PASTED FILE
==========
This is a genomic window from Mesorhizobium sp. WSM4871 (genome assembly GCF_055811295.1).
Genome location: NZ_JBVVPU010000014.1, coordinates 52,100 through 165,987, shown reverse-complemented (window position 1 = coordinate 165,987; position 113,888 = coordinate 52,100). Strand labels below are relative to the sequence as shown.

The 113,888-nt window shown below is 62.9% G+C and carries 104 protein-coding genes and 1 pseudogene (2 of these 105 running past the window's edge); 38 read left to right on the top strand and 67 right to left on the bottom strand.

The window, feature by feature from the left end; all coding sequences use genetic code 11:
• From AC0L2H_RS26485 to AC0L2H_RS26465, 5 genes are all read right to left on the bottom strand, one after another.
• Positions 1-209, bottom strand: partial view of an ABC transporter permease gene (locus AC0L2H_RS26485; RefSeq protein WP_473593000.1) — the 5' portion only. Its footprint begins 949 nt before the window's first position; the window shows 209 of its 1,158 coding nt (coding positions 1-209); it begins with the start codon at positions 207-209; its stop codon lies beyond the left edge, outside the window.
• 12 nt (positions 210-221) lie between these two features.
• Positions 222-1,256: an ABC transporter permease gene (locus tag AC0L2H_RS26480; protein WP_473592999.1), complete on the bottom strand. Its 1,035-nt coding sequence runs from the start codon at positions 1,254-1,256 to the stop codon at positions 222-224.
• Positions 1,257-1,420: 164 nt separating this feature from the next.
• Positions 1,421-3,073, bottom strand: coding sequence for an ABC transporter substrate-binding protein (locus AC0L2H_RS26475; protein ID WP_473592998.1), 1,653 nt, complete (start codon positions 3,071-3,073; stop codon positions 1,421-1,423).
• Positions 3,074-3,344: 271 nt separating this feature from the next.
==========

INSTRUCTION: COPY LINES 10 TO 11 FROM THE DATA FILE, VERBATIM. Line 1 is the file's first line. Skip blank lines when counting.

• Positions 1,421-3,073, bottom strand: coding sequence for an ABC transporter substrate-binding protein (locus AC0L2H_RS26475; protein ID WP_473592998.1), 1,653 nt, complete (start codon positions 3,071-3,073; stop codon positions 1,421-1,423).
• Positions 3,074-3,344: 271 nt separating this feature from the next.